Tonight, we celebrated German New Year’s Eve with the kids, which means, we drank sparkling cider at 6pm and the kids watched streaming video of the Brandenburg Gate while we scrambled to finish up dinner and keep the baby out of the dishwasher. Tony found old video of our actual German New Year, seventeen years ago. There we were in Berlin, with four of our friends, the air hazy with smoke, the noise deafening. Even then we were joking it was like a war zone – everything gray, the sound of explosions jolting. We were a little nervous, sure, but of being hit by the fireworks people were throwing out of windows. Terrorism didn’t even cross our minds. It was ten years after the fall of the Berlin wall, and MLK’s moral arc of the universe seemed to be bending heavily towards justice.
We’d been there for the ten-year celebration in November, having stepped off a train in Berlin five months earlier with no idea where we would spend that night, much less the next year. Each of those days – our first in Berlin, at the Brandenburg gate in November, and again ringing in the New Year, felt so full of possibility and good things to come.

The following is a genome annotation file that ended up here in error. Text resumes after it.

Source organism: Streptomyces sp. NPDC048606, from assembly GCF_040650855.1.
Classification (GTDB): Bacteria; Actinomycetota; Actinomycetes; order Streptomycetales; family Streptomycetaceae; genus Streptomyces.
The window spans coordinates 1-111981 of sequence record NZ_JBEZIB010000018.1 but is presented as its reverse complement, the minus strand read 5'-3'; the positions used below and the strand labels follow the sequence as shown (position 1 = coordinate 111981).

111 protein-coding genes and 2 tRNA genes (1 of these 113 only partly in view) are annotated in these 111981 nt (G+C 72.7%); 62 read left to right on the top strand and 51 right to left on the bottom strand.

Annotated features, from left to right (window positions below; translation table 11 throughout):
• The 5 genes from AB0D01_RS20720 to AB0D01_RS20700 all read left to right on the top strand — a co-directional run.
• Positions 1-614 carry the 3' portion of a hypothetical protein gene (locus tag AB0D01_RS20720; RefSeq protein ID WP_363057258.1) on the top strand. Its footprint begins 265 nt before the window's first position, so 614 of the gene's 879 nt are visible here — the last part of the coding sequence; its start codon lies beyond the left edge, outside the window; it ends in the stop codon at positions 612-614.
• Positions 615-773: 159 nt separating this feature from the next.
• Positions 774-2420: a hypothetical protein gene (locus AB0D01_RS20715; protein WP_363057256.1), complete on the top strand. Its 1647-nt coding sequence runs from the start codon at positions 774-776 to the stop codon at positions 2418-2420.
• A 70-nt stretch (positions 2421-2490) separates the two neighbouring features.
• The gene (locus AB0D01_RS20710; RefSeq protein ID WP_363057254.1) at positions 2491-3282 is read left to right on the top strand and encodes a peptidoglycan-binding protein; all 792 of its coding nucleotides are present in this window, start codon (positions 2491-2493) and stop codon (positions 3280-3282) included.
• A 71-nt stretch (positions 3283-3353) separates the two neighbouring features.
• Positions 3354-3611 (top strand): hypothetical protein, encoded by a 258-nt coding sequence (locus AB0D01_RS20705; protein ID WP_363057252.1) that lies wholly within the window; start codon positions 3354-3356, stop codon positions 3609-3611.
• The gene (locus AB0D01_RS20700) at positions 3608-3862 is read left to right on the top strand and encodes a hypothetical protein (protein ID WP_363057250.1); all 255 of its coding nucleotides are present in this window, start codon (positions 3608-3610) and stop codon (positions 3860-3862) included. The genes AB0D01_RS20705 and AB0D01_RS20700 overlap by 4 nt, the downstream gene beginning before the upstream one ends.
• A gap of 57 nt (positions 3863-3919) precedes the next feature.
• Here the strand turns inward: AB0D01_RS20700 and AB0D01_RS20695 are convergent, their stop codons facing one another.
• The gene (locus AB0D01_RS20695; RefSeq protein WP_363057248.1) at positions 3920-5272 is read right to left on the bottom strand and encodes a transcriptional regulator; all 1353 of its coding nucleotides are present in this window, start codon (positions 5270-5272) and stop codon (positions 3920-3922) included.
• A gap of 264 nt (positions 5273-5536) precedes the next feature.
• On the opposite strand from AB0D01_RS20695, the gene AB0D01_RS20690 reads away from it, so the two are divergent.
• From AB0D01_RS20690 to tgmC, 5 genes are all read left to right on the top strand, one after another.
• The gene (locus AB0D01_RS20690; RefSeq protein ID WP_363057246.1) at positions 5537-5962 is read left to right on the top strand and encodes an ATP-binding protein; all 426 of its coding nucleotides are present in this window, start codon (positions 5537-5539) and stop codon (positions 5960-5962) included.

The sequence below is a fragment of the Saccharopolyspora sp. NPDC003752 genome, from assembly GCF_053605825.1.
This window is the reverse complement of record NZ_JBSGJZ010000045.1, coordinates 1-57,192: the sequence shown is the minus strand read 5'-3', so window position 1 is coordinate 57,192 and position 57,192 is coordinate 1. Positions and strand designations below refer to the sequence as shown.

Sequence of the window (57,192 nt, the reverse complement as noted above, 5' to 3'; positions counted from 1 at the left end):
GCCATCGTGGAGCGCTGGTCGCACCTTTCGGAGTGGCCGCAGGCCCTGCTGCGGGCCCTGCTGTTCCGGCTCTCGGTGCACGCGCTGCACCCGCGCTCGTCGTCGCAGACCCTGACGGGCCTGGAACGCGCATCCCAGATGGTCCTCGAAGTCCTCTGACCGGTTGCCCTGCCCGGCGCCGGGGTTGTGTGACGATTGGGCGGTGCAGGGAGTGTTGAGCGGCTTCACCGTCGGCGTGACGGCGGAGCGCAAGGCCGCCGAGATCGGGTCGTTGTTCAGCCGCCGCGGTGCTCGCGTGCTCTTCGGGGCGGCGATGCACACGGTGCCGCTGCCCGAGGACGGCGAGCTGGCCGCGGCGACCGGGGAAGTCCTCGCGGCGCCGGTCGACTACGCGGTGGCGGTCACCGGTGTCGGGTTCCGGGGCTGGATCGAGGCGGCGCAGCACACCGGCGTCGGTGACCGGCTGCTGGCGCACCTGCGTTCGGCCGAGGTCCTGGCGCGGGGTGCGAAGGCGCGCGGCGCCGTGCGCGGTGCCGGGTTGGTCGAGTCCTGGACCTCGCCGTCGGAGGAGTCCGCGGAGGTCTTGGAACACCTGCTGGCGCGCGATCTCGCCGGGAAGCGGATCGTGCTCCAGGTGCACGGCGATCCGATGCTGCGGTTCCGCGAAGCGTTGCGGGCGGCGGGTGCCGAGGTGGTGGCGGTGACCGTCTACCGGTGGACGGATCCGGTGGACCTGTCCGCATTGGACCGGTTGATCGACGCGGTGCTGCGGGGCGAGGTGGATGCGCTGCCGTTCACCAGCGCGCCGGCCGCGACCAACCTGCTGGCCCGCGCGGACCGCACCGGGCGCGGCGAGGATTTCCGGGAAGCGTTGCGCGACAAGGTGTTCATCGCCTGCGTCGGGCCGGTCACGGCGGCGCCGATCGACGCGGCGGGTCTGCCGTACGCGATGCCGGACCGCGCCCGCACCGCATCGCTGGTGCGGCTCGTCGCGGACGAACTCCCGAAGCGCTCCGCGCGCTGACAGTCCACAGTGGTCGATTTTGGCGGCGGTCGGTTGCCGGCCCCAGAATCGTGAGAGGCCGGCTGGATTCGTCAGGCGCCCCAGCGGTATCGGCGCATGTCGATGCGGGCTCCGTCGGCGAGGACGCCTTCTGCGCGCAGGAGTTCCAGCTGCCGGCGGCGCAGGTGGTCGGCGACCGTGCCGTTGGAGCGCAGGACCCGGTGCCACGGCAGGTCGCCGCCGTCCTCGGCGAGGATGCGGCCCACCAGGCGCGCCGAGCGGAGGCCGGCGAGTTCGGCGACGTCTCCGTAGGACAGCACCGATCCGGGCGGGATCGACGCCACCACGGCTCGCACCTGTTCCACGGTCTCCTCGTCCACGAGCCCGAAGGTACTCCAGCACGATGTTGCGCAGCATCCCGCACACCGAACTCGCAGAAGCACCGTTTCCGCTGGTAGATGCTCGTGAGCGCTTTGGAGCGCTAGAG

Seventeen years later, I wish I felt as hopeful. 2016 saw our family’s beautiful 5 ½ week cross-country camping trip – two adults, five kids and a pit bull in a minivan. It was without a doubt the most incredible experience of our lives. But we returned home to our beloved cat dying, and the rest of 2016 has brought a lot of hard, sad and scary things not just to us, but to those we love and to the citizens of the world. I want to feel hopeful, want to say, good riddance to 2016, but the truth of the matter is, the turning of a calendar page cannot undo death, diagnoses, elections.
Maybe tomorrow, I will walk in the woods, and breathe the peace of the trees, and feel hopeful. Maybe I will believe in happiness after grief, in peace amid worsening conflict, in the power of resistance. Maybe I will believe in good things to come. But tonight, I am curling up with my sweet man, my baby girl, and this love right here:
I will listen to the quiet breathing of my dear children, and be thankful for every single bit of my great good fortune. But I will not feel hopeful. Not tonight.